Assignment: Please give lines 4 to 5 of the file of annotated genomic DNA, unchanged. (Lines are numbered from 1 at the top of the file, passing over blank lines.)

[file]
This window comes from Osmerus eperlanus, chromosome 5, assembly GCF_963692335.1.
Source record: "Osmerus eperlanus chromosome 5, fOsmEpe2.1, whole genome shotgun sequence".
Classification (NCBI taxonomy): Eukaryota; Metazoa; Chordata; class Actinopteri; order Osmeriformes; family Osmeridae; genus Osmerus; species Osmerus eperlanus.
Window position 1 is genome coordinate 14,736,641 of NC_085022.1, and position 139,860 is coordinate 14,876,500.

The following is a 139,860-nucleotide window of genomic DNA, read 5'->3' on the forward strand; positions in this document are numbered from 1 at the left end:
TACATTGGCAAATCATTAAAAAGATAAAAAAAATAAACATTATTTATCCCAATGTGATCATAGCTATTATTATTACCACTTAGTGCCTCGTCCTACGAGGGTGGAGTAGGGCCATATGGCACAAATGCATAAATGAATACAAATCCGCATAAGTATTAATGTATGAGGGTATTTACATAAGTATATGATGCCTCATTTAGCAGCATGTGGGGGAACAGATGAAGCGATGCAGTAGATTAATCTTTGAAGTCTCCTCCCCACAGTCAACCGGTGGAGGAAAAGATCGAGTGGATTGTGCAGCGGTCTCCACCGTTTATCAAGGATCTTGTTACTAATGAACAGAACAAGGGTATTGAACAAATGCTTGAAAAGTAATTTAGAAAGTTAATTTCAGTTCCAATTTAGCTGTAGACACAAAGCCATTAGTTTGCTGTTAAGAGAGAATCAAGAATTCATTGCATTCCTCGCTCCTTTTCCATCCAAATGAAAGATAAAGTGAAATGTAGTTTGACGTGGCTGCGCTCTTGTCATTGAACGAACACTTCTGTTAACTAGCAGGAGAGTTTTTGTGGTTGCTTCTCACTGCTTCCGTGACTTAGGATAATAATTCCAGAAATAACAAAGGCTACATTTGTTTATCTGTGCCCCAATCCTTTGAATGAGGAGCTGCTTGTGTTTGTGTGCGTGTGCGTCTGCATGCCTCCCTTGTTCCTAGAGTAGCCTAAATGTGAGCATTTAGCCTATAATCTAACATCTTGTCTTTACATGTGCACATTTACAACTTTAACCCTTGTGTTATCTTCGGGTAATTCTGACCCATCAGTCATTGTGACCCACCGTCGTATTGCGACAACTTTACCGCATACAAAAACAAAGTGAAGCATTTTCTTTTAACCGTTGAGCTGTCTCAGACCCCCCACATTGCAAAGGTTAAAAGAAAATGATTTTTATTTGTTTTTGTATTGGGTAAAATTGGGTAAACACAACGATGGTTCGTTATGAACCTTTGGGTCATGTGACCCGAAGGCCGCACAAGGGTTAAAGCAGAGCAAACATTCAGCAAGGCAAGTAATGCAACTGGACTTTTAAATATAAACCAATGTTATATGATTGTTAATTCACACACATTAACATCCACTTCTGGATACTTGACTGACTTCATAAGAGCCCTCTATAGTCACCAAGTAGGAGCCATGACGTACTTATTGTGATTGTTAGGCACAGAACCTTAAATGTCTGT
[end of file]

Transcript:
Window position 1 is genome coordinate 14,736,641 of NC_085022.1, and position 139,860 is coordinate 14,876,500.

The following is a 139,860-nucleotide window of genomic DNA, read 5'->3' on the forward strand; positions in this document are numbered from 1 at the left end: